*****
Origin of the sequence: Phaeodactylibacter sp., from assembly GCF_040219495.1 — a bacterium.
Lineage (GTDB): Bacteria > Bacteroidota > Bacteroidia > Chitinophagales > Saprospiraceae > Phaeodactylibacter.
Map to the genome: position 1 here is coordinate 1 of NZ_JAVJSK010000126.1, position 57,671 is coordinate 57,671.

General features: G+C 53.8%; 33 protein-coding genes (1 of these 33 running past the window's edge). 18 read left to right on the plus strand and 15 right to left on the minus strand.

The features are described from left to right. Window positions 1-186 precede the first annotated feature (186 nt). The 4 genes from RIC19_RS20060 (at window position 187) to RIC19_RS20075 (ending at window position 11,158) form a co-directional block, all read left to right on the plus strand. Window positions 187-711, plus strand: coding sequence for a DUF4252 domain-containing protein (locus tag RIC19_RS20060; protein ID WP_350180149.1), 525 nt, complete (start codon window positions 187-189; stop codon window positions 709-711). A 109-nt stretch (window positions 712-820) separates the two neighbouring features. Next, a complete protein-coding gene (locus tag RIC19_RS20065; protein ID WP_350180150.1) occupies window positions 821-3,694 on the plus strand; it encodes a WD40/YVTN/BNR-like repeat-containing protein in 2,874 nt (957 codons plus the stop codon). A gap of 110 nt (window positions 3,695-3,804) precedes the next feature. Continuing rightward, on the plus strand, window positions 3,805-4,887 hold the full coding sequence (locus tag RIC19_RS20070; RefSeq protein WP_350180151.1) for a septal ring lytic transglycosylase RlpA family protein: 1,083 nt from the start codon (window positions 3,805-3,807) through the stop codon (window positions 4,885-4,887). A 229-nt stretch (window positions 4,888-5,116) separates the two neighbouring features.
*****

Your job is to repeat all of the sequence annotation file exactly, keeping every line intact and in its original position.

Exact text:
Origin of the sequence: Phaeodactylibacter sp., from assembly GCF_040219495.1 — a bacterium.
Lineage (GTDB): Bacteria > Bacteroidota > Bacteroidia > Chitinophagales > Saprospiraceae > Phaeodactylibacter.
Map to the genome: position 1 here is coordinate 1 of NZ_JAVJSK010000126.1, position 57,671 is coordinate 57,671.

General features: G+C 53.8%; 33 protein-coding genes (1 of these 33 running past the window's edge). 18 read left to right on the plus strand and 15 right to left on the minus strand.

The features are described from left to right. Window positions 1-186 precede the first annotated feature (186 nt). The 4 genes from RIC19_RS20060 (at window position 187) to RIC19_RS20075 (ending at window position 11,158) form a co-directional block, all read left to right on the plus strand. Window positions 187-711, plus strand: coding sequence for a DUF4252 domain-containing protein (locus tag RIC19_RS20060; protein ID WP_350180149.1), 525 nt, complete (start codon window positions 187-189; stop codon window positions 709-711). A 109-nt stretch (window positions 712-820) separates the two neighbouring features. Next, a complete protein-coding gene (locus tag RIC19_RS20065; protein ID WP_350180150.1) occupies window positions 821-3,694 on the plus strand; it encodes a WD40/YVTN/BNR-like repeat-containing protein in 2,874 nt (957 codons plus the stop codon). A gap of 110 nt (window positions 3,695-3,804) precedes the next feature. Continuing rightward, on the plus strand, window positions 3,805-4,887 hold the full coding sequence (locus tag RIC19_RS20070; RefSeq protein WP_350180151.1) for a septal ring lytic transglycosylase RlpA family protein: 1,083 nt from the start codon (window positions 3,805-3,807) through the stop codon (window positions 4,885-4,887). A 229-nt stretch (window positions 4,888-5,116) separates the two neighbouring features.